Plastic pollution in our oceans is one of the most pressing environmental issues we are facing today. A new study released in 2019 reveals that the amount of plastics in our oceans has been increasing significantly since its use became widespread in the 50s, and this problem is likely to get worse.
Not only does plastic pollution affect over 600 marine species who can ingest or become entangled in plastic debris – leading to starvation, drowning or suffocation – it also has a negative impact on the economy, with economic costs due to plastic pollution estimated at $6-9 billion USD every year. What’s more, microplastics are threatening human health, with fish and other seafood carrying toxic pollutants to us via the food chain.
The problem of plastics in our oceans is not going away, but technology can help in doing something about it. Agent-based modelling, used for advanced simulations of behaviour and states of individuals or particles in response to the environment, is one of the methods that can be used to clean up our seas. Here’s how.
Finding hotspots of plastics in the deep sea
Agent-based models (ABMs) have been used to look at the distribution of plastic strings, or dolly ropes, in the oceans. Essentially, dolly ropes are strings of plastic used for protecting bottom trawling nets from wear and tear during fishing operations. Many of these strings of plastic end up in the sea, posing a threat to marine life.
Plastic bits from dolly ropes often find their way into our oceans. © DHI
Agent-based modelling helped identify hotspots of plastics in the sediments and in the deep sea by studying how the plastics evolve in the water column and where it would settle. A recent study in the North Sea revealed that the use of dolly ropes caused pollution of sediments and beaches across borders. To protect the environment, alternatives to dolly ropes should be considered.
Pictures showing that dolly ropes and other kind of plastic fibers of less than 1mm diameter can become fouled with higher density organisms. © DHI
Locating the best sites to place cleanup systems
Cleanup systems – the use of floating barriers or booms – are often used to trap marine litter floating on the surface of our oceans. A cleanup system essentially acts as an artificial coastline and the aim is to collect as much debris as possible within an area. Agent-based modelling coupled with advanced hydrodynamic models can identify the best sites to place cleanup systems to trap – and remove – the maximum amount of marine debris.
A real-time system to track plastic pollution
Technology can also help set up fully operational global monitoring systems for plastic pollution. The Ocean Cleanup, a non-profit foundation that develops technology to extract plastics from the oceans, is working with machine learning to detect – using images from cameras – the amount and characteristics of plastics in rivers in real-time. Why rivers? Because rivers are the main source of plastics in the ocean, with 90% of all plastics coming from just 10 river systems, and the best management of plastic pollution starts here.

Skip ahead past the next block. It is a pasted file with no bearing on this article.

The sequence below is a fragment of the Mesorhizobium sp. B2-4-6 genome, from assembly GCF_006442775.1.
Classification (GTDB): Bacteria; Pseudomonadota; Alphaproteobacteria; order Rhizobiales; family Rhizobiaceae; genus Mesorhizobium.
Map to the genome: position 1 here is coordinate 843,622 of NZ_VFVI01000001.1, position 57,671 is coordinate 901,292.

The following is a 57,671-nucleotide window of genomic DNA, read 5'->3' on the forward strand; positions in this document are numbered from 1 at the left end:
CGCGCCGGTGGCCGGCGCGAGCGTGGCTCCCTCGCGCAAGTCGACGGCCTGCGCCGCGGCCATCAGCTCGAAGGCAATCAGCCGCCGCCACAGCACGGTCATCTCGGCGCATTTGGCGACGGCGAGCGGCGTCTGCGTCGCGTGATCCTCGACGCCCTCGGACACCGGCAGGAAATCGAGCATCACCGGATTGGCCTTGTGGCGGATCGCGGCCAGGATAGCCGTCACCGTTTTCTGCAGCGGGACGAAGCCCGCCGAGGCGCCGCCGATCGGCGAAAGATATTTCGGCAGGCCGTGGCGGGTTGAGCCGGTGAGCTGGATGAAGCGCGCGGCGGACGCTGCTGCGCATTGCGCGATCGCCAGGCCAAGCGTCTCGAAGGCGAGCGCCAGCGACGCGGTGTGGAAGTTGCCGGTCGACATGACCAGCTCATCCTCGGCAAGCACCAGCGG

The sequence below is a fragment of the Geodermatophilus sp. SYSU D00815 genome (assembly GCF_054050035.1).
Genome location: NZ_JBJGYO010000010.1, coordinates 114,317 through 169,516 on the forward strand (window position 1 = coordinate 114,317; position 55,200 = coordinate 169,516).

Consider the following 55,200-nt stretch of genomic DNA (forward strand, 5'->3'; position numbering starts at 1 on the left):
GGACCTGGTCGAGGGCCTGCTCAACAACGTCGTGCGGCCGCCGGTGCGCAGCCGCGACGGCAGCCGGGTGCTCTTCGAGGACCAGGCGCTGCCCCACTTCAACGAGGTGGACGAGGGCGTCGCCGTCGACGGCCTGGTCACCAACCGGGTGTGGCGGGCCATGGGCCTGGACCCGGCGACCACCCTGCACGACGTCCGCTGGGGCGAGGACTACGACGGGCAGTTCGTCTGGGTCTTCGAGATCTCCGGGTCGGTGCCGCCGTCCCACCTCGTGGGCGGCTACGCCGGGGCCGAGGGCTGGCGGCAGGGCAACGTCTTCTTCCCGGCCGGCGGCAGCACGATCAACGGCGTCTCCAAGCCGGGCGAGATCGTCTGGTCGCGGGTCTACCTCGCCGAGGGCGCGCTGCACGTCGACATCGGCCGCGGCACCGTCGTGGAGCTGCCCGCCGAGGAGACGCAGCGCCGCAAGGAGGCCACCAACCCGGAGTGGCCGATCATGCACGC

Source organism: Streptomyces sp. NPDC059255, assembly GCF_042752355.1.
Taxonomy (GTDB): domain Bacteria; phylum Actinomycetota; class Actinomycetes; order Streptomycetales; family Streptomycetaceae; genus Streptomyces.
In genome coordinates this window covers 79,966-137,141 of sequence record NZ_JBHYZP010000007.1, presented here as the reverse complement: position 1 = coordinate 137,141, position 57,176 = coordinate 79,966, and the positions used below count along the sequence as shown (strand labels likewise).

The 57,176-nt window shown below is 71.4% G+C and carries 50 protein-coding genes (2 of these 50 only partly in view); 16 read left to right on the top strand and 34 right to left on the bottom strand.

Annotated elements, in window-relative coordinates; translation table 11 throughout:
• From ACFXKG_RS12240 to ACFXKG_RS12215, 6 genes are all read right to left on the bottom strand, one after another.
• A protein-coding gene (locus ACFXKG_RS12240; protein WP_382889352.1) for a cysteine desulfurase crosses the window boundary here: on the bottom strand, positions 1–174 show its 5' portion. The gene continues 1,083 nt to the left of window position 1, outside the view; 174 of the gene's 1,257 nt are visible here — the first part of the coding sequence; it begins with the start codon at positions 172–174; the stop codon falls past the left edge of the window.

There are studies going on to be able to highlight plastic patches from satellite images in the middle of the ocean. Combining the output from these technologies as input to our models, could lead to a real-time plastic tracking system.
What about microplastics?
If there is an accumulation of large plastic pieces at the surface, do we have any such site below the surface – maybe in the deep sea? Scientists who study marine plastics discover that 99% of plastics entering the oceans disappear. So where are they? There are a few theories, such as the plastics going into the food chain, breaking down in smaller pieces, biodegradation, beaching and photodegradation, but the most probable cause is sedimentation.
Marine growth can increase the specific density of the plastic particle and provoke its sinking. This is more relevant for the plastics that have a density lower than water and that initially floats. But that represents more than half of the plastic produced. Plastics that have a higher density than water simply sink when they enter the water. Modelling could help us identify the behaviour of plastics in the water and their possible trajectory and location, further adding to cleanup efforts.
The movement of a plastic particle in the water is highly influenced by other factors than currents. Horizontally, it is affected by wind (Ekman transport) and waves (stokes drift), while vertically, the density is playing an important role. Considering that biofouling growth on a particle will change its density, the vertical distribution of the particle is influenced by factors that impact the biofouling growth itself, such as available light, chlorophyll and temperature. © DHI
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